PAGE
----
Bill Jamieson: Fortunes won and lost in long-run game

Bill Jamieson ponders the likelihood of a sharp stock market correction. Picture: Daniel Leal-Olivas/AFP/Getty Images
Bill Jamieson ponders the likelihood of a sharp stock market correction. Picture: Daniel Leal-Olivas/AFP/Getty Images
Share this article
0
Have your say

Might we be approaching a tipping point – and potentially a Minsky Moment – with a sharp collapse in values in the US and UK stock markets?

In both America and the UK stock markets have been hitting record highs. The Dow Jones Index has now risen 10 per cent since Donald Trump’s election victory. But it is the recent rate of acceleration that gives cause for concern.

A Minsky Moment is based on the idea that periods of speculation, if they last long enough, will eventually lead to crises

The Dow has just chalked up ten daily rises in succession. That is its longest running streak since its record run in early 1987 – the year that saw the biggest percentage daily fall for the US market in history. As the Financial Times columnist John Authers points out, “sharp and unchecked run-ups in price can be a sign of speculative excess”.

READ MORE: Topsy turvy times for investors’ dividend payouts

He also points out that the market is now looking expensive: looking at ratios of share prices to earnings – a long-established measure of market value – it has only been more expensive before the crashes of 1929 and 2000.

For now, the likelihood is of a market correction – a 12 to 15 per cent fall in values. In due course these form the base for a new upward phase. But they could also be a trigger for a deeper reversal. Here a harsh reappraisal of the Trump presidency may be an avalanche moment – the bursting of the Trump bubble.

A ‘Minsky Moment’, then? The term was named after economist Dr Hyman Minsky. It is describes the period when a market fails or falls into crisis after an extended period of market speculation or unsustainable growth. A Minsky Moment is based on the idea that periods of speculation, if they last long enough, will eventually lead to crises.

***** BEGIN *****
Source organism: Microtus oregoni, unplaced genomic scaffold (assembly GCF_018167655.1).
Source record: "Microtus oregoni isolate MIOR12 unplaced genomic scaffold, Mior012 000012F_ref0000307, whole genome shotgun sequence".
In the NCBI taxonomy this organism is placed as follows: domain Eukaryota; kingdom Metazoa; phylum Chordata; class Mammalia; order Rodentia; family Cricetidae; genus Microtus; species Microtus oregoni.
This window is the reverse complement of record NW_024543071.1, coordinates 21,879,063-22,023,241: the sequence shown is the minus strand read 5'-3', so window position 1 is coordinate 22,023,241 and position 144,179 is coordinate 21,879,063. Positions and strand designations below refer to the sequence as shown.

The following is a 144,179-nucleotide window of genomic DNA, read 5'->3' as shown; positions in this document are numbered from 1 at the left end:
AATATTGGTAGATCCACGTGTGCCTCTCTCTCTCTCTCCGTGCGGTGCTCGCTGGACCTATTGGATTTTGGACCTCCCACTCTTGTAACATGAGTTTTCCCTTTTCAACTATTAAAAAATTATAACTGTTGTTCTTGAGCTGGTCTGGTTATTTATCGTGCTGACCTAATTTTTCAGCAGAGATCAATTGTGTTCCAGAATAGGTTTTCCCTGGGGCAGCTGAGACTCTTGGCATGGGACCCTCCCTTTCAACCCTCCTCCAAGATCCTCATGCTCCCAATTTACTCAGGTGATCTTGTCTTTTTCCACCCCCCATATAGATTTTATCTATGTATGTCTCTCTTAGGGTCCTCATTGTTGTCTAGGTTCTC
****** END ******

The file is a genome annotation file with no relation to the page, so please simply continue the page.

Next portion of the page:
200 Voices: find out more about the people who have shaped Scotland

Many critics of capitalism have focused on dramatic periods of volatility and turbulence in financial markets that spill over into the real economy as proof of its fundamental instability. But the real danger is to be found in the complacency created by long runs of rising values. It is the complacency, not the turbulence, that kills.

That said, not all bubbles end in busts. As Authers pointed out the other week, there are 460 examples of markets doubling in three years. In the following five years only 10.4 per cent of them halved.

Pricking bubbles before they get too big begins to look threadbare. In the UK in 1975 UK shares doubled that year – and trebled again by the end of the decade.

Attempting to time the market (sales and purchases) based on market valuation measurements more often ends in failure. Markets can easily grow even more overheated, proving the lugubrious conclusion of Maynard Keynes: “The market can remain irrational longer than you can remain solvent”.

Long-run returns

It is always a treat to read the Credit Suisse Global Investment Returns Year Book. The 2017 edition, released last week with statistics going back to 1900, is a mine of information.

We learn that the total real return on an investment of $1 in US shares in 1900 would have grown in value by 1,402 per cent or 6.4 per cent a year. UK shares would have grown by 5.5 per cent over the same period.

There are three caveats to all this. First, you would need to have been around in 1900 to ride the upswing. Second, there have been many bumps in the road. The 21st century began with one of the most savage bear markets in history, and by March 2003, US stocks had fallen 45 per cent and UK equity prices had halved.

World markets hit new highs at the end of October 2007, only to plunge again. Yet, in real terms, it took until 2013 for many of the world’s largest markets to regain their start-2000 level.

And third, you would need to have re-invested all your dividends. It’s the compounding of re-invested dividends that makes such graphs look so spectacular.

My lost Russian fortune

I am reminded of my family’s lost fortune in Russia. My grandfather acquired in the early 1900s a small holding in City of St Petersburg Electricity Bonds. These were bequeathed to my father with the strict admonition that these should not be sold as the Bolshevik revolution was a temporary experiment that would soon collapse.

When I was told this in the early 1960s, how I laughed. But my grandfather was right. The mind boggles to think what that holding in City of St Petersburg bonds would worth now had all the income since 1917 been re-invested.

Unfortunately we are still waiting capital redemption from Mr Putin – and that doesn’t look likely any time soon.

Click here to ‘Like’ The Scotsman Business on Facebook